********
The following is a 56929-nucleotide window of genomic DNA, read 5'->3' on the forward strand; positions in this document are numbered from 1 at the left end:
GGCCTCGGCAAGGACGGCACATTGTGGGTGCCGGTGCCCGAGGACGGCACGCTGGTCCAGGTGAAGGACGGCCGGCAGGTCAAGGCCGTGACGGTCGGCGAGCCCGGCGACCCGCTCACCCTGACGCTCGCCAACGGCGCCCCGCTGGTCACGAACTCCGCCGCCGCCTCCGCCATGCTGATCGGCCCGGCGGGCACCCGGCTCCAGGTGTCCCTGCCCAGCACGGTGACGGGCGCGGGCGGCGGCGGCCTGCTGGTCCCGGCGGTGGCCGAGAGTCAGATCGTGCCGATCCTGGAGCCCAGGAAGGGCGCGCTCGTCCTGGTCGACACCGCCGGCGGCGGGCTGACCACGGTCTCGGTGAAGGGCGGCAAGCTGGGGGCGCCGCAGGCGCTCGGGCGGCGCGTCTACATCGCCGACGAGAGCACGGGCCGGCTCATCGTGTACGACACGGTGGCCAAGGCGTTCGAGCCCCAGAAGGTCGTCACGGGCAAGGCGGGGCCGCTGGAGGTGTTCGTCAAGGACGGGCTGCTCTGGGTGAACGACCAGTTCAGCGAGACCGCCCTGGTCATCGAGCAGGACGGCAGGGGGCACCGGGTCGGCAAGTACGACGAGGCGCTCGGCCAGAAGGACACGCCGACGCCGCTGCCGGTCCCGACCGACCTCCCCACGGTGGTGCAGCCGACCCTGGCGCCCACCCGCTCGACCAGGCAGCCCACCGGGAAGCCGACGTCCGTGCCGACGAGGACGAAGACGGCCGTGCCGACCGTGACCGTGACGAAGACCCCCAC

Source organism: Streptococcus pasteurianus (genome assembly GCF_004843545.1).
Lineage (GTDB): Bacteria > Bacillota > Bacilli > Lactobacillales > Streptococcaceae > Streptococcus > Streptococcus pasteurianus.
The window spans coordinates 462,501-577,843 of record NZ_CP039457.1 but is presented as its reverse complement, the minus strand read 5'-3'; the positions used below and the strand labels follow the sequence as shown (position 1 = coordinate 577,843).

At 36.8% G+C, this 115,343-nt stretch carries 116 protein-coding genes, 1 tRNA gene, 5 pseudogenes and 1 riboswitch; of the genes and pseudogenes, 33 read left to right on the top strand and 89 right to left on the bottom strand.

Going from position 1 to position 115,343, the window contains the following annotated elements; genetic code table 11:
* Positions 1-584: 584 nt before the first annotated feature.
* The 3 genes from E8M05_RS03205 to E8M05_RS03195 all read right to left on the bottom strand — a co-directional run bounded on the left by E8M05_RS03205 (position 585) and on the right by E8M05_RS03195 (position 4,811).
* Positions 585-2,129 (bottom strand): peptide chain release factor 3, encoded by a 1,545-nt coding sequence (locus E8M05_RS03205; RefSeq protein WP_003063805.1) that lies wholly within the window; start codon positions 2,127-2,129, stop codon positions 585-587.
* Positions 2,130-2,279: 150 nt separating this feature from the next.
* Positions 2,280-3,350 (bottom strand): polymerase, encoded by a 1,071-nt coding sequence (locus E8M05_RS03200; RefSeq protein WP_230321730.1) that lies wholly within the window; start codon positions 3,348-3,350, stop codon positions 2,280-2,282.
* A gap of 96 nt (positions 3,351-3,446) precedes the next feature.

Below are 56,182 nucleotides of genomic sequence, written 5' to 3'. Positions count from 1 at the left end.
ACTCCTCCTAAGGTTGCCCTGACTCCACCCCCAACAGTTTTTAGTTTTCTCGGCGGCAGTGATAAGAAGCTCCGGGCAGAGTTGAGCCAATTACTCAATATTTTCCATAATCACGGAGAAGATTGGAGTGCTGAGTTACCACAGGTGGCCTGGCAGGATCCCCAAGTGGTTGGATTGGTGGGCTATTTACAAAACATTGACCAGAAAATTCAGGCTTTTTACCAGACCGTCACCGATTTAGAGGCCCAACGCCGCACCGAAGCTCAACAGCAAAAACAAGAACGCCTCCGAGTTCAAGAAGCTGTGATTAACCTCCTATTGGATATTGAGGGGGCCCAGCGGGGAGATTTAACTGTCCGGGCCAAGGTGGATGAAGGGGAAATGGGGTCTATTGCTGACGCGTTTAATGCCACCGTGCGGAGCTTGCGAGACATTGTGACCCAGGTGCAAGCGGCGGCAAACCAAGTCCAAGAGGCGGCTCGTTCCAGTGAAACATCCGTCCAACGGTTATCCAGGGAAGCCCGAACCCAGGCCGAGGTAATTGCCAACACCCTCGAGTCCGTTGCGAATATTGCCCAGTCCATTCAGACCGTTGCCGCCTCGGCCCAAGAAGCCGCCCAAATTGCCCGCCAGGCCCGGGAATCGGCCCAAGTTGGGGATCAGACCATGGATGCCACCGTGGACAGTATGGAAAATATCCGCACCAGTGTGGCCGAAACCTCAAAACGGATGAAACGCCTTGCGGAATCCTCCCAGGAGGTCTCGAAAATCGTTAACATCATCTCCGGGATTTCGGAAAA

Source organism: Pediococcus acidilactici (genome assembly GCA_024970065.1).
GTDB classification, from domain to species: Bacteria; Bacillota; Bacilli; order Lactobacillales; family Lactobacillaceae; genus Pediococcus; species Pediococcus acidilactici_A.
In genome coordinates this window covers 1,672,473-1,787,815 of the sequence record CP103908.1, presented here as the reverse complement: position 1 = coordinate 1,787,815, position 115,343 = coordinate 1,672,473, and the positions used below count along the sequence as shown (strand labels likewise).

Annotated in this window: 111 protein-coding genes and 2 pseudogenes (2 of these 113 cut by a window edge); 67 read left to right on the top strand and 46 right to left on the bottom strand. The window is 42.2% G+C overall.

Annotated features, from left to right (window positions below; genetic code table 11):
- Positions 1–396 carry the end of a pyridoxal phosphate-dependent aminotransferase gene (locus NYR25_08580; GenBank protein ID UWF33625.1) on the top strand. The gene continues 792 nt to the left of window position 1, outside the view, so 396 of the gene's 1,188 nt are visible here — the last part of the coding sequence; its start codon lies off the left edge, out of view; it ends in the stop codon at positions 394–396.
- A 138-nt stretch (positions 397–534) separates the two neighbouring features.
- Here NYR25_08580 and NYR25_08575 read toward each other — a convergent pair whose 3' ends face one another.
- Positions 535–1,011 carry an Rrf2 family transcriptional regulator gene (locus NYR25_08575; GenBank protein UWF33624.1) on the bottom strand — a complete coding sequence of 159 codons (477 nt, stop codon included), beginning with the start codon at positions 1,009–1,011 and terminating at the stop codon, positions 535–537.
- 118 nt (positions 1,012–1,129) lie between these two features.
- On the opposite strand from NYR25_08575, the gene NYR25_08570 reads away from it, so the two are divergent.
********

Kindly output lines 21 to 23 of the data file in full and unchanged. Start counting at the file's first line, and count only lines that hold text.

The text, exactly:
- Positions 1–396 carry the end of a pyridoxal phosphate-dependent aminotransferase gene (locus NYR25_08580; GenBank protein ID UWF33625.1) on the top strand. The gene continues 792 nt to the left of window position 1, outside the view, so 396 of the gene's 1,188 nt are visible here — the last part of the coding sequence; its start codon lies off the left edge, out of view; it ends in the stop codon at positions 394–396.
- A 138-nt stretch (positions 397–534) separates the two neighbouring features.
- Here NYR25_08580 and NYR25_08575 read toward each other — a convergent pair whose 3' ends face one another.